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I'm a newbie who's trying to simulate a Chebyshev filter for which I used the calculator at https://www-users.cs.york.ac.uk/~fisher/lcfilter in LTSpice. The behavior I'm seeing in LTSpice (XVII if that makes a difference) doesn't match what's predicted by the calculator.

Here's the circuit: Chebyshev highpass filter generated by website

Here's what's predicted: Graph with low values up to around 150 MHz, and high values beyond that

Here's what I built in LTSpice - definitely not a 171 MHz highpass filter based on the graph. Graph that looks more like a 1 kHz filter with no ripple

What am I doing wrong?

Arsenal pointed out in the comments that my range was obscuring things. I adjusted the range to show more reasonable values: Graph from -100dB to 100dB and phase angles

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    \$\begingroup\$ Hmm maybe your logarithmic scale of the y-axis is messing around with you? You have -1200 db on that thing. And what is the phase diagram looking like? \$\endgroup\$
    – Arsenal
    Aug 24, 2017 at 7:51
  • \$\begingroup\$ Added a more reasonable Y scale and phase angles \$\endgroup\$ Aug 24, 2017 at 8:03
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    \$\begingroup\$ Try setting the spice and simulation axes to the same type (lin or log) and the same range, say +20 to -100dB if log. By trying to compare decimal fractions of a kdB to 0 to 1 linear, you're on a hiding to nothing. Plot over only 150MHz to 200MHz, with a grid, so you can see what your frequencies are dong. \$\endgroup\$
    – Neil_UK
    Aug 24, 2017 at 8:07
  • \$\begingroup\$ @Neil_UK: exactly, doing it linear will show the same has his simulation graph \$\endgroup\$
    – PlasmaHH
    Aug 24, 2017 at 8:08
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    \$\begingroup\$ Additionally to replicate your simulation, click on the phase axis and untick the "unravel branch wrap" box \$\endgroup\$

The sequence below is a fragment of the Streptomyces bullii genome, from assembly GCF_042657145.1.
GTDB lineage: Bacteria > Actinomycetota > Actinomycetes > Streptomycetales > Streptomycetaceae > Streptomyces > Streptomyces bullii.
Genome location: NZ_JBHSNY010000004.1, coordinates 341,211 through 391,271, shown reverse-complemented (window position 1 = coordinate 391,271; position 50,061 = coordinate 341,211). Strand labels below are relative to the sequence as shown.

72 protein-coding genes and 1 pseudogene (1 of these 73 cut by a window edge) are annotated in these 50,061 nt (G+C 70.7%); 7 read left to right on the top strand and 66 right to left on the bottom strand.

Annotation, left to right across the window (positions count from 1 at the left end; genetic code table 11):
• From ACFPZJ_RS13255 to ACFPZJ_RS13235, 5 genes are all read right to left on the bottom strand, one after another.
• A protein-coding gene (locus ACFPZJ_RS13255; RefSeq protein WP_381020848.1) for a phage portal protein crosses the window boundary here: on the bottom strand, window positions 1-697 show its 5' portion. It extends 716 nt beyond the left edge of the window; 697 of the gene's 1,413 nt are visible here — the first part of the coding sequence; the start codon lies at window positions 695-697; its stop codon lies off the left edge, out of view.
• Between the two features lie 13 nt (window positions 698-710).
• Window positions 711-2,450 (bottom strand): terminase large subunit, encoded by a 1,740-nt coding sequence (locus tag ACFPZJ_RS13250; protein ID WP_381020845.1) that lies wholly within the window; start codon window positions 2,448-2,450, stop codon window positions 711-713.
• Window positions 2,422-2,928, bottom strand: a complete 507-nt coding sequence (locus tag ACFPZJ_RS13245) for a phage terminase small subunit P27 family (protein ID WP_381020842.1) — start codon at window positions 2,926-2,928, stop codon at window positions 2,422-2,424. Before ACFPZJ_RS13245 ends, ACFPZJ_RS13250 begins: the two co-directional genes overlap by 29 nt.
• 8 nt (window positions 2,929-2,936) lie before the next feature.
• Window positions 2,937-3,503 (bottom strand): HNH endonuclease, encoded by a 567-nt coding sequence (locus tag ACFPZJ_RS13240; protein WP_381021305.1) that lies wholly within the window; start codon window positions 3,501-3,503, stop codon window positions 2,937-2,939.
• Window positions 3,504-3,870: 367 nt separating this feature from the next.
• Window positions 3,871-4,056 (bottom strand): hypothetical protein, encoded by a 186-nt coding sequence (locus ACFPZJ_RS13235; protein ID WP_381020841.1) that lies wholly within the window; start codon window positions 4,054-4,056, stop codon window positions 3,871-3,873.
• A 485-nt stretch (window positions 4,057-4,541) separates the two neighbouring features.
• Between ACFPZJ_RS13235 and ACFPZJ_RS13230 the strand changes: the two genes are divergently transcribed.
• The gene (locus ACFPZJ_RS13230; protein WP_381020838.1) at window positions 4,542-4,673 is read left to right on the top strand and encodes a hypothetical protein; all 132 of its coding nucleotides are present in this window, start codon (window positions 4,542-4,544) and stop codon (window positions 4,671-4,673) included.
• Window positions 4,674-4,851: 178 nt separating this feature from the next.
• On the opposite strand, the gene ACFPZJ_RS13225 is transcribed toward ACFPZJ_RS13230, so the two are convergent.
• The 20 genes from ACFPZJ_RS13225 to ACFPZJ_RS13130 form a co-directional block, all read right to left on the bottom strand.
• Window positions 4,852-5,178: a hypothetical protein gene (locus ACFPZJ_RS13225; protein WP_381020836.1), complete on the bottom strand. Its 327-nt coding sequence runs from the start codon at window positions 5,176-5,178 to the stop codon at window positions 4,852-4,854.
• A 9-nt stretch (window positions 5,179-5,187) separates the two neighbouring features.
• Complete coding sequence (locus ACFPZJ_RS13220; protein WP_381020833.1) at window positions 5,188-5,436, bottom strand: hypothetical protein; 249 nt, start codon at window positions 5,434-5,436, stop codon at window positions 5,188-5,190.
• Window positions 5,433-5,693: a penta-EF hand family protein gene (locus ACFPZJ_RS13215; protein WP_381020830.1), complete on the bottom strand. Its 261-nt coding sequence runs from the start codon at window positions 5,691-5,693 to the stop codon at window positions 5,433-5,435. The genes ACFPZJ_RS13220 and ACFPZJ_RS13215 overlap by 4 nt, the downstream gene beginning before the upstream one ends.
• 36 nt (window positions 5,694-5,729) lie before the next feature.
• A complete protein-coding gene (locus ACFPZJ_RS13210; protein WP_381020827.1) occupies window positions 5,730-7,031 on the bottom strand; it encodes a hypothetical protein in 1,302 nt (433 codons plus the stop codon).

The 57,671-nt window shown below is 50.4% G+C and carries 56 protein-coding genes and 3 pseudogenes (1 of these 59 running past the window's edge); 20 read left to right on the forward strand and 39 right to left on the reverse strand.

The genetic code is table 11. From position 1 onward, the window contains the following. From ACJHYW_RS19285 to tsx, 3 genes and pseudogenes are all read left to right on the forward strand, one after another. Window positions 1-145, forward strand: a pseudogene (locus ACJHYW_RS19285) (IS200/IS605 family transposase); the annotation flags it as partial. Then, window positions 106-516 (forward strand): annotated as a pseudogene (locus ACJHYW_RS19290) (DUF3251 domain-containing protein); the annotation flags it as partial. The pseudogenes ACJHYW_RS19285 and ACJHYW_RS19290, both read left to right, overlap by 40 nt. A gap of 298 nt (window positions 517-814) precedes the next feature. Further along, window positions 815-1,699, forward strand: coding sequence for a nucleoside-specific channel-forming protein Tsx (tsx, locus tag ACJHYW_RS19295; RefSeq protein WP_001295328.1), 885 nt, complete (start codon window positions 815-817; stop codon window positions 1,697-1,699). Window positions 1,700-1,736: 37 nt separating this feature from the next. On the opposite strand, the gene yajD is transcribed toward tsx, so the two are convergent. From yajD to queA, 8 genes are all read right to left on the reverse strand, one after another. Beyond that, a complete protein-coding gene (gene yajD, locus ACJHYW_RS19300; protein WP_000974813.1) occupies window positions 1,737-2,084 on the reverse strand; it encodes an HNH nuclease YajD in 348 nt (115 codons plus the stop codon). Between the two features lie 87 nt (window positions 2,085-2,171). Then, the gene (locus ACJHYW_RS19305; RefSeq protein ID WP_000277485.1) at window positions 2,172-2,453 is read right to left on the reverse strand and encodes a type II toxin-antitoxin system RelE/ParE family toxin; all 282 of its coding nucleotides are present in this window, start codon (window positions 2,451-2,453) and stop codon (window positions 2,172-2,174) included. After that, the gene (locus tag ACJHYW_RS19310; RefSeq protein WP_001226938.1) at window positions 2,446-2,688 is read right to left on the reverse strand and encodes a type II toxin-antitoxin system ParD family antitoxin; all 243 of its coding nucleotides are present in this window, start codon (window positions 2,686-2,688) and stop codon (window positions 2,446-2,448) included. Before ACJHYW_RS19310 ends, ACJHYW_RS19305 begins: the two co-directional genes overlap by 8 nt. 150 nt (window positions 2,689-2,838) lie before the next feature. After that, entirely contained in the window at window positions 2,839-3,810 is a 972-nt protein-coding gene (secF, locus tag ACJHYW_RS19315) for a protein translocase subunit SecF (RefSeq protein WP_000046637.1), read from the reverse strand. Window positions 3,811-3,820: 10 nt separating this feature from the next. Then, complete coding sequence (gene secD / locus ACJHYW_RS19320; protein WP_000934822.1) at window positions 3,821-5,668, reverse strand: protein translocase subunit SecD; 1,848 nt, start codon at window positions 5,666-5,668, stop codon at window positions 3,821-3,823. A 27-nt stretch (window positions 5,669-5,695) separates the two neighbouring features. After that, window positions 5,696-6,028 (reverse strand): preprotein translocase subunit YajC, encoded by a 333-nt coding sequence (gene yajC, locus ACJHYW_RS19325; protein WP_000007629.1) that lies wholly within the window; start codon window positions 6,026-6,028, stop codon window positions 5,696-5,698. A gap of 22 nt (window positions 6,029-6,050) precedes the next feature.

– PlasmaHH
    Aug 24, 2017 at 8:09

3 Answers 3

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The are two problems. Firstly the graph you are trying to reproduce is linear, but you are plotting logarithmic amplitude. Secondly you are only computing one point per decade, so the 'curve' is made from just a few straight lines.

Change the sweep to linear with 100 points and left vertical scale to linear, then you should get something like this:-

enter image description here

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The designed response curve has linear scale. Your updated simulation result still has decibels. They are difficult to compare. You should goto your simulation settings and remove the decibels from what is calculated. This is what the early commentators have actually suggested. It does not help if you try to scale the decibels. They are still decibels and need a little math to be converted to voltage gain.

The result coarsely seems to be the wanted high pass response, but shown in desibels.

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enter image description here

I don't see the problem you see - I have modified your picture to approximately show the 3 dB point and it looks about 171 MHz to me. Here's a closer look: -

enter image description here

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